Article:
Exploring the Impact of Experience on Perception Throughout the Lifespan
Several ongoing projects in the Social Brain in Action Laboratory seek to understand how healthy development and ageing interact with different kinds of experience to shape social perception and learning. In the ageing domain, we have explored how prior motor expertise and current physical abilities shape action prediction, and we are currently examining observational learning of complex dance sequences among an older adult population.
In the developmental domain, we have examined the impact of perceptual and motor experience (or lack thereof) among young infants and how this shapes their perception of human and artificial agents. Currently, we are performing brain imaging and behavioural work with pre-teens to chart the profile of observational learning at this critical stage of develop, with the long-term aim to compare how physical and visual experience shapes perception in early, middle and later life.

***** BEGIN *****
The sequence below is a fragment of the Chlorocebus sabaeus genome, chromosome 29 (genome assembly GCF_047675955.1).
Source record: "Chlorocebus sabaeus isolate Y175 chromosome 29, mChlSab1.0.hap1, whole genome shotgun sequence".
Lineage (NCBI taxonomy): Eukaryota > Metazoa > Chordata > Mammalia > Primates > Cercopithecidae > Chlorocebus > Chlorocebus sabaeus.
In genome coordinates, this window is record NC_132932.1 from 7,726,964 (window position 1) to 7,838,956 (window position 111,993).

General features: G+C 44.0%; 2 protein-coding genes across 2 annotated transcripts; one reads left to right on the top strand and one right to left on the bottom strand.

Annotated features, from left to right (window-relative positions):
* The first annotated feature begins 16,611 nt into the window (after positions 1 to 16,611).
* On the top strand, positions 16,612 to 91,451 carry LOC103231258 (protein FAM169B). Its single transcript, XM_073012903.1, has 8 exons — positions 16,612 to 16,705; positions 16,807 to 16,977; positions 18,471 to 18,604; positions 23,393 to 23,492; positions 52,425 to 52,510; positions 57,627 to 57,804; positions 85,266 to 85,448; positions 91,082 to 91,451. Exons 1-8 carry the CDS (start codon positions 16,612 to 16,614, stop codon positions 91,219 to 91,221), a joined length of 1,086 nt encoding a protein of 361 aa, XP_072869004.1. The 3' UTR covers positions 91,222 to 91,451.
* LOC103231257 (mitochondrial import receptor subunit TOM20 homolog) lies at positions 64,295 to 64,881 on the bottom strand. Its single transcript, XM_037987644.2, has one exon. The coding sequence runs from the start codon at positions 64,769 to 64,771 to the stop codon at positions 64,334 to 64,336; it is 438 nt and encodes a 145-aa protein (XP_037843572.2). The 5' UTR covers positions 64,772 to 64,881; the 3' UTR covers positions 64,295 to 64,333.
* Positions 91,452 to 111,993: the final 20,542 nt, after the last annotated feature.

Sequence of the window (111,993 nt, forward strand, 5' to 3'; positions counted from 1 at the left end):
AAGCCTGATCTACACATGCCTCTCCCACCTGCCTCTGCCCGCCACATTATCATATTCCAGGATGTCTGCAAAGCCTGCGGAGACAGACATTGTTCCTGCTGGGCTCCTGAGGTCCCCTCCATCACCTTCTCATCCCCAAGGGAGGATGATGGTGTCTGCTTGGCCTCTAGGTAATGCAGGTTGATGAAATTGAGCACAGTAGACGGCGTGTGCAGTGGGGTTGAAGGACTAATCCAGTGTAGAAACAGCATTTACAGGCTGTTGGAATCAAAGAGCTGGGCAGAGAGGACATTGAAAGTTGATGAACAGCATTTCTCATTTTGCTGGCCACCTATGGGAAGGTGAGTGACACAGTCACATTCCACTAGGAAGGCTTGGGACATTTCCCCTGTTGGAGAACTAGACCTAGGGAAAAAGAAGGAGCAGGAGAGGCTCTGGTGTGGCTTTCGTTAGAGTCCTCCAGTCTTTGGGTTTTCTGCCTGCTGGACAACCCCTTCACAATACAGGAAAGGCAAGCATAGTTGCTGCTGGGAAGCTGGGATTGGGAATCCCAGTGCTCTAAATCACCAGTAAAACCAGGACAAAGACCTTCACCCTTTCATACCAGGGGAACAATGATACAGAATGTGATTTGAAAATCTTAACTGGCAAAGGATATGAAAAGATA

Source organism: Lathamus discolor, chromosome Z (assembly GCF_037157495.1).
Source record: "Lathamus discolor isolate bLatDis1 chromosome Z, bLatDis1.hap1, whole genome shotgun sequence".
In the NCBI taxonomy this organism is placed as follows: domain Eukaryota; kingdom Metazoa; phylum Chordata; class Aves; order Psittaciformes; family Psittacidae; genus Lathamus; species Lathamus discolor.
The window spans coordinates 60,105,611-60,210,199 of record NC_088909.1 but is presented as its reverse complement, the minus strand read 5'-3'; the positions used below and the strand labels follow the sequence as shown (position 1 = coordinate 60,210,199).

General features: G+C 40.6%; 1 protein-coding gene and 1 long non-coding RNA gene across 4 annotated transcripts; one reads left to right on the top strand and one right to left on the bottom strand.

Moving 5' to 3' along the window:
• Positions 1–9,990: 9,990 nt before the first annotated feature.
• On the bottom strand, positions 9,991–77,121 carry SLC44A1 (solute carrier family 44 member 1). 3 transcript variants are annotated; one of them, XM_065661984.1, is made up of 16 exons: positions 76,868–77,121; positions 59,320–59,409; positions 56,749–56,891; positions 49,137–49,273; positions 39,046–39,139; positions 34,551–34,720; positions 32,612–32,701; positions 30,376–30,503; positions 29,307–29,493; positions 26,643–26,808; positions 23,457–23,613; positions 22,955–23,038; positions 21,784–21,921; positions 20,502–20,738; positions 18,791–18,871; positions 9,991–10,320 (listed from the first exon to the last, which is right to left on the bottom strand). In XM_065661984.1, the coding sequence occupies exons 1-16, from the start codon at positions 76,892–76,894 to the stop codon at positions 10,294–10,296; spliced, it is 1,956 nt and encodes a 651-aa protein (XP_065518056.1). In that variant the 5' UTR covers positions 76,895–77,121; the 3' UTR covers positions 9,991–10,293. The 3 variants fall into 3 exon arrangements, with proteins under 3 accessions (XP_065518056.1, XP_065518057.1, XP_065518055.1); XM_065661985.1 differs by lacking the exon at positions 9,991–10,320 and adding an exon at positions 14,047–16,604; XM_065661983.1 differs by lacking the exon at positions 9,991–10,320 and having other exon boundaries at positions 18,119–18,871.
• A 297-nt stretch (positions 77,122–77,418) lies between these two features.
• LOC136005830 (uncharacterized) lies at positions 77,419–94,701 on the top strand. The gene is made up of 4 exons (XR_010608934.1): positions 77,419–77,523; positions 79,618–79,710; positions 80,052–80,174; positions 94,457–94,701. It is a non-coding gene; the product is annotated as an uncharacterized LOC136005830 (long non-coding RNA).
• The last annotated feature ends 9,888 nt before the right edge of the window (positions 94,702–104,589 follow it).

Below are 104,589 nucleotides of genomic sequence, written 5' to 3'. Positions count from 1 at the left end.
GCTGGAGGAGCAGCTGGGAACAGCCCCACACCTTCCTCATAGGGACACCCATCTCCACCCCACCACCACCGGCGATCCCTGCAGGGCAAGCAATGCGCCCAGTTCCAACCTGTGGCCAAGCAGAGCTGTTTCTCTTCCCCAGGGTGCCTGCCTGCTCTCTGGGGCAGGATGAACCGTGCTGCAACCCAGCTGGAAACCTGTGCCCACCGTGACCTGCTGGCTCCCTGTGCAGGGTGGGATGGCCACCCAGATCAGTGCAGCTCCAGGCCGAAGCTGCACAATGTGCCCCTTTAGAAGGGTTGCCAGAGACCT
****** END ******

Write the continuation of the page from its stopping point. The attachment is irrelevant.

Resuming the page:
Upcoming work in the SoBA Lab will explore in more depth the relationship between life experience and social perception via the ERC-funded Social Robots project. One core strand of this project addresses how toddlers' and older individuals' interactions with artificial agents develop across time, as mesaured by behavioural and brain-based measures.
Diersch, N., Jones, A. & Cross, E. S. (2016). The timing and precision of action prediction in the aging brain. Human Brain Mapping, 37(1), 54-66.
Diersch, N., Mueller, K., Cross, E. S., Stadler, W., Rieger, M. & Schütz-Bosbach, S. (2013). Action prediction in younger versus older adults: Neural correlates of motor familiarity. PLoS One
Grossman, T., Cross, E. S., Ticini, L. F. & Daum, M. M. (2013). Action observation in the infant brain: The role of body form and motion. Social Neuroscience, 8(1), 22-30.
Diersch, N., Cross, E. S., Stadler, W., Rieger, M., & Schütz-Bosbach, S. (2012). Representing others' actions: The role of expertise in the aging mind. Psychological Research, 76(4), 525-541.
Cross, E. S. & Burke, D. M. (2004). Do alternative names impair proper name retrieval? Brain and Language, 89(1), 174-181.